William Camden (2 May 1551 – 9 November 1623) was an English antiquarian, historian, topographer, and herald, best known as author of Britannia, the first chorographical survey of the islands of Great Britain and Ireland, and the Annales, the first detailed historical account of the reign of Elizabeth I of England.- William Camden
The most influential example (at least in Britain) was probably William Camden's Britannia (first edition 1586), which described itself on its title page as a Chorographica descriptio.- Chorography
Camden's Britannia was predominantly concerned with the history and antiquities of Britain, and, probably as a result, the term chorography in English came to be particularly associated with antiquarian texts.- Chorography
The importance placed on lineage in early modern Europe meant that antiquarianism was often closely associated with genealogy, and a number of prominent antiquaries (including Robert Glover, William Camden, William Dugdale and Elias Ashmole) held office as professional heralds.- Antiquarian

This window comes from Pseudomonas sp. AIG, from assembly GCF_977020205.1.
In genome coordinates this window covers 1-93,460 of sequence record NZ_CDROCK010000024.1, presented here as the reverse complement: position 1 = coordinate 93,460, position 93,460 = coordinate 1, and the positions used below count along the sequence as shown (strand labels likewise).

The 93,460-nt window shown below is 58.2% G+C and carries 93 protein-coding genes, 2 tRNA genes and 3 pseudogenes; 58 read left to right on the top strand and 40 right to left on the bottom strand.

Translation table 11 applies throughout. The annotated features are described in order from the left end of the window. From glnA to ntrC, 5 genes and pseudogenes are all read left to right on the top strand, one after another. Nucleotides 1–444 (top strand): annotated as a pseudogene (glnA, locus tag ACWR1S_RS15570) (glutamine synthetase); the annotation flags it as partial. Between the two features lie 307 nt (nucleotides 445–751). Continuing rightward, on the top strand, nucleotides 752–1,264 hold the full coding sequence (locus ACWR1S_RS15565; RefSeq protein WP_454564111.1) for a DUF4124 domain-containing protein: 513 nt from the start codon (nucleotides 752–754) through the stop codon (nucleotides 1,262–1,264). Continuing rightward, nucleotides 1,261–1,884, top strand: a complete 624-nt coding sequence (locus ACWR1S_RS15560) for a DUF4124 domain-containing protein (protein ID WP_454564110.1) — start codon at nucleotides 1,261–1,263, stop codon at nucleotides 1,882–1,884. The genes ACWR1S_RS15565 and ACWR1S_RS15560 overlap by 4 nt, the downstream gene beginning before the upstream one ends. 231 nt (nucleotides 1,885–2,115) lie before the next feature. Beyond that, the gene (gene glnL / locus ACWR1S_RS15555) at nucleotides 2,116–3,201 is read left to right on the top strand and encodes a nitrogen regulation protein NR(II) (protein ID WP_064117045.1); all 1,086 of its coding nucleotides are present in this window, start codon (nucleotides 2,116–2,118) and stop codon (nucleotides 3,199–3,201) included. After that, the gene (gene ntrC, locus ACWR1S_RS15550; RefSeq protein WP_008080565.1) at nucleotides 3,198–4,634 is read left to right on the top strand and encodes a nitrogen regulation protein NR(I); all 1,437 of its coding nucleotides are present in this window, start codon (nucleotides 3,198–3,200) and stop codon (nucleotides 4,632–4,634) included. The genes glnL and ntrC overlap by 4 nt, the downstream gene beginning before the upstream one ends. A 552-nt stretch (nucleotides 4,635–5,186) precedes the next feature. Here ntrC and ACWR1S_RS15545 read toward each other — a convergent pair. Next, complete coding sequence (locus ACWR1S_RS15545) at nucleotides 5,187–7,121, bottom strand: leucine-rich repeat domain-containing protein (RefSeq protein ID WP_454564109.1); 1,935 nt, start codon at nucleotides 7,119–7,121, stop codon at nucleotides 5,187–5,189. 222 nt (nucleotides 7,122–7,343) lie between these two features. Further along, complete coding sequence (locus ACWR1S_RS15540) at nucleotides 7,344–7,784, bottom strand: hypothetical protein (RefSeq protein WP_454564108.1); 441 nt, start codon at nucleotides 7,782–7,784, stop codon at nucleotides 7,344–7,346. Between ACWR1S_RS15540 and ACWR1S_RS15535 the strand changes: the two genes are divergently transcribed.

Many early modern antiquaries were also chorographers: that is to say, they recorded landscapes and monuments within regional or national descriptions.- Antiquarian
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John Stow (also Stowe; 1524/25 – 5 April 1605) was an English historian and antiquarian.
Stow was in close contact with many of the leading antiquarians of his day, including Archbishop Matthew Parker, John Joscelyn, John Dee, William Fleetwood, William Lambarde, Robert Glover, Henry Savile, William Camden, Henry Ferrers and Thomas Hatcher.
This was a work of chorography: a detailed ward-by-ward topographical and historical tour of the city, providing a unique account of its buildings, social conditions and customs.